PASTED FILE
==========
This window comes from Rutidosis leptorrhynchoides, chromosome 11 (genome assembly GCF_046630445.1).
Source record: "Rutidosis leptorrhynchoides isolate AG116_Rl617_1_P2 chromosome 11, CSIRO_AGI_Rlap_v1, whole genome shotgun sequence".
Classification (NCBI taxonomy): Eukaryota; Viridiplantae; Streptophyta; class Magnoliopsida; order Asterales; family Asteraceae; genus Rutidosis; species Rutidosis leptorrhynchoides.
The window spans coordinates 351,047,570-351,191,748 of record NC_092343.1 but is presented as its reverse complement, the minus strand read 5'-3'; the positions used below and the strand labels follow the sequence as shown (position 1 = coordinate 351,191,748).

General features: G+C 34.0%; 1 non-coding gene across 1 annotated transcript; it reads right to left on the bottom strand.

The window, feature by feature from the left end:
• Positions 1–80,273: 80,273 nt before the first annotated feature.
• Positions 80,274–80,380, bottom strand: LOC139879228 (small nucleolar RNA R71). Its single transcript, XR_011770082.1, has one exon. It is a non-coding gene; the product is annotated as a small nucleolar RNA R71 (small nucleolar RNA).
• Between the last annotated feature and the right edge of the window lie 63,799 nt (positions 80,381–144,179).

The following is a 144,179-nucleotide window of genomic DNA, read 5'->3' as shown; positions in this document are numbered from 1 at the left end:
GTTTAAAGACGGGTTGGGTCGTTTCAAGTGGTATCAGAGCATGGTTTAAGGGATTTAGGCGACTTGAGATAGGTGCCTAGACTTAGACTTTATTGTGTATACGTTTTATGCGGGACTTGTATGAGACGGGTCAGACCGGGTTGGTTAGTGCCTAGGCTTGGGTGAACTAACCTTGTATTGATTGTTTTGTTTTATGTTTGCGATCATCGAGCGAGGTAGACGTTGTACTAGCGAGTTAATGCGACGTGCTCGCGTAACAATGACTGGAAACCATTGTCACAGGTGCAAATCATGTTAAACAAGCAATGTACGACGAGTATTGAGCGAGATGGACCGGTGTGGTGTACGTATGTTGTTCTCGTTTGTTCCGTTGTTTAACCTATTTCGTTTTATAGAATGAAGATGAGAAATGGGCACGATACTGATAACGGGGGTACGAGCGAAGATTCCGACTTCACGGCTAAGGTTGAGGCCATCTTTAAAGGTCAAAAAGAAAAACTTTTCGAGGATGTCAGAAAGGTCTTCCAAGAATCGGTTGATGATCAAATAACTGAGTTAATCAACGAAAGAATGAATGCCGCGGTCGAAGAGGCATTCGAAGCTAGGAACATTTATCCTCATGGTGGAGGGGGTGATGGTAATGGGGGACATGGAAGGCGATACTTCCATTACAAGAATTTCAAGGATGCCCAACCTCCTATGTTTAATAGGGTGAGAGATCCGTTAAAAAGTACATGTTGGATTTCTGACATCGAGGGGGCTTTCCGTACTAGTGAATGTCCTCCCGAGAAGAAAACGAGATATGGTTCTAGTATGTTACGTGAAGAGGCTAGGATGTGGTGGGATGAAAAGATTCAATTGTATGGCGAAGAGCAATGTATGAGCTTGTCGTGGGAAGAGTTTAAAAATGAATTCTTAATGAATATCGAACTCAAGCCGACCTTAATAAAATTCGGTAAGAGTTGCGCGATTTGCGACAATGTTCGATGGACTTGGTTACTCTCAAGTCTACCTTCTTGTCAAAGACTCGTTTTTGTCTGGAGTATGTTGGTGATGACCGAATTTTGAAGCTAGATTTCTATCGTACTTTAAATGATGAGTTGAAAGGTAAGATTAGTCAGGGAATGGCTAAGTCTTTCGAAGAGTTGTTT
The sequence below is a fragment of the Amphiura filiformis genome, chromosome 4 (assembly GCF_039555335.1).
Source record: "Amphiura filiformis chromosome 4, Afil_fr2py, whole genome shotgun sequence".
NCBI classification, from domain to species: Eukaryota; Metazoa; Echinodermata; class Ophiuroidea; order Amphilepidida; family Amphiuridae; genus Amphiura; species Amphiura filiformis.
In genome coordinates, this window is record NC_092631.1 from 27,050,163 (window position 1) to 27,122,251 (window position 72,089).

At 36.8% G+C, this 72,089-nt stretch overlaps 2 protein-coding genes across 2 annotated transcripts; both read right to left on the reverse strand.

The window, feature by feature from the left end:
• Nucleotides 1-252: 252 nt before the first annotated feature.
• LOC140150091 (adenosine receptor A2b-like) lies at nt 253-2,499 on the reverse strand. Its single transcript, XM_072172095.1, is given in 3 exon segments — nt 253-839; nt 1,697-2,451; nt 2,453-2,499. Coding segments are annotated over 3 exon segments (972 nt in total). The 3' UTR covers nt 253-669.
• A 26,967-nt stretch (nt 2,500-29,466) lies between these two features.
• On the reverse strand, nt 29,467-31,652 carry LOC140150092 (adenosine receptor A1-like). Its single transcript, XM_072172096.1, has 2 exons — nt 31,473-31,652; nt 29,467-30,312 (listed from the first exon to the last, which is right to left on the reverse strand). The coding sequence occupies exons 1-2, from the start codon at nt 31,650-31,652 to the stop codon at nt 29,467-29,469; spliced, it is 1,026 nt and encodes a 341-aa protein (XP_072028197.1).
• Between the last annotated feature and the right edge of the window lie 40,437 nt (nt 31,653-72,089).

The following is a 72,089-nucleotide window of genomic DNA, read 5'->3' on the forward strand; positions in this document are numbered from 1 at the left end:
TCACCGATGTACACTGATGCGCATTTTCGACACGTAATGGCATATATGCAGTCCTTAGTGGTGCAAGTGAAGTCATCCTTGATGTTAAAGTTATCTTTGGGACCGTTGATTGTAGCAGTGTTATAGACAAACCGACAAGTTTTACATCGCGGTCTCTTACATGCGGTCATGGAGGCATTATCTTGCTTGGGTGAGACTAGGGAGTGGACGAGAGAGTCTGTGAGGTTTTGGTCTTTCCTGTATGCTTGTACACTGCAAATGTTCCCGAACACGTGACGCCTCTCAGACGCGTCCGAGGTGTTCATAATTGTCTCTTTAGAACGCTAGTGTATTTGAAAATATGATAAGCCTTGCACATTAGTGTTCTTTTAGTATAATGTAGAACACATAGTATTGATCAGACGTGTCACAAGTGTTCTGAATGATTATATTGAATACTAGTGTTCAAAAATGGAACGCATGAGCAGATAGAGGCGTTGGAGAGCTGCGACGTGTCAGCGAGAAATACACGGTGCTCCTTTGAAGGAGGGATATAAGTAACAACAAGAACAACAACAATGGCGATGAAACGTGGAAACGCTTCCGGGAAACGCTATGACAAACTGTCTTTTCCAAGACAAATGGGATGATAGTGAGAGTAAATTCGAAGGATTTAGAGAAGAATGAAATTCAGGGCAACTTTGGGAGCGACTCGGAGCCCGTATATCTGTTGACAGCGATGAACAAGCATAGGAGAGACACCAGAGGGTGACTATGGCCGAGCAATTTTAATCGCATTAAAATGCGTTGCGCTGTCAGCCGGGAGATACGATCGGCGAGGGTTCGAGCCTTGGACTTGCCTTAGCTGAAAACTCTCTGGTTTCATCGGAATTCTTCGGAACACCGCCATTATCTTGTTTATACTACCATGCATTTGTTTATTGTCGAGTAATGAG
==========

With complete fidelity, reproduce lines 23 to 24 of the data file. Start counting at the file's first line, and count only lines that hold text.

The following is a 72,089-nucleotide window of genomic DNA, read 5'->3' on the forward strand; positions in this document are numbered from 1 at the left end:
TCACCGATGTACACTGATGCGCATTTTCGACACGTAATGGCATATATGCAGTCCTTAGTGGTGCAAGTGAAGTCATCCTTGATGTTAAAGTTATCTTTGGGACCGTTGATTGTAGCAGTGTTATAGACAAACCGACAAGTTTTACATCGCGGTCTCTTACATGCGGTCATGGAGGCATTATCTTGCTTGGGTGAGACTAGGGAGTGGACGAGAGAGTCTGTGAGGTTTTGGTCTTTCCTGTATGCTTGTACACTGCAAATGTTCCCGAACACGTGACGCCTCTCAGACGCGTCCGAGGTGTTCATAATTGTCTCTTTAGAACGCTAGTGTATTTGAAAATATGATAAGCCTTGCACATTAGTGTTCTTTTAGTATAATGTAGAACACATAGTATTGATCAGACGTGTCACAAGTGTTCTGAATGATTATATTGAATACTAGTGTTCAAAAATGGAACGCATGAGCAGATAGAGGCGTTGGAGAGCTGCGACGTGTCAGCGAGAAATACACGGTGCTCCTTTGAAGGAGGGATATAAGTAACAACAAGAACAACAACAATGGCGATGAAACGTGGAAACGCTTCCGGGAAACGCTATGACAAACTGTCTTTTCCAAGACAAATGGGATGATAGTGAGAGTAAATTCGAAGGATTTAGAGAAGAATGAAATTCAGGGCAACTTTGGGAGCGACTCGGAGCCCGTATATCTGTTGACAGCGATGAACAAGCATAGGAGAGACACCAGAGGGTGACTATGGCCGAGCAATTTTAATCGCATTAAAATGCGTTGCGCTGTCAGCCGGGAGATACGATCGGCGAGGGTTCGAGCCTTGGACTTGCCTTAGCTGAAAACTCTCTGGTTTCATCGGAATTCTTCGGAACACCGCCATTATCTTGTTTATACTACCATGCATTTGTTTATTGTCGAGTAATGAG